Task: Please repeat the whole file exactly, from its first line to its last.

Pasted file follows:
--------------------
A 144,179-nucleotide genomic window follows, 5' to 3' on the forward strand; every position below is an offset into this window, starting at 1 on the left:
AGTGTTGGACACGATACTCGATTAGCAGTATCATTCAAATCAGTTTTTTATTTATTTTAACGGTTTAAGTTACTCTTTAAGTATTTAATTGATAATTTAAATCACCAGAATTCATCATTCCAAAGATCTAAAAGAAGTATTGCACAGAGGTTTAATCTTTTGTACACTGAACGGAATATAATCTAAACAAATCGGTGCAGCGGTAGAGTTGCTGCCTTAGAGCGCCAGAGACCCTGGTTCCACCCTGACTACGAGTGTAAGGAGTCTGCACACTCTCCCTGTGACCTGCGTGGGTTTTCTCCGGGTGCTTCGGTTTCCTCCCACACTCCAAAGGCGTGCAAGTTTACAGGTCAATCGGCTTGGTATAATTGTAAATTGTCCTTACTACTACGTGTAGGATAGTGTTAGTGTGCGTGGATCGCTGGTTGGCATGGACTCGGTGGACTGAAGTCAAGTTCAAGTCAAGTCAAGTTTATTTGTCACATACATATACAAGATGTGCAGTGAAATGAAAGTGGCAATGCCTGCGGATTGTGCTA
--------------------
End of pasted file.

A 144,179-nucleotide genomic window follows, 5' to 3' on the forward strand; every position below is an offset into this window, starting at 1 on the left:
AGTGTTGGACACGATACTCGATTAGCAGTATCATTCAAATCAGTTTTTTATTTATTTTAACGGTTTAAGTTACTCTTTAAGTATTTAATTGATAATTTAAATCACCAGAATTCATCATTCCAAAGATCTAAAAGAAGTATTGCACAGAGGTTTAATCTTTTGTACACTGAACGGAATATAATCTAAACAAATCGGTGCAGCGGTAGAGTTGCTGCCTTAGAGCGCCAGAGACCCTGGTTCCACCCTGACTACGAGTGTAAGGAGTCTGCACACTCTCCCTGTGACCTGCGTGGGTTTTCTCCGGGTGCTTCGGTTTCCTCCCACACTCCAAAGGCGTGCAAGTTTACAGGTCAATCGGCTTGGTATAATTGTAAATTGTCCTTACTACTACGTGTAGGATAGTGTTAGTGTGCGTGGATCGCTGGTTGGCATGGACTCGGTGGACTGAAGTCAAGTTCAAGTCAAGTCAAGTTTATTTGTCACATACATATACAAGATGTGCAGTGAAATGAAAGTGGCAATGCCTGCGGATTGTGCTA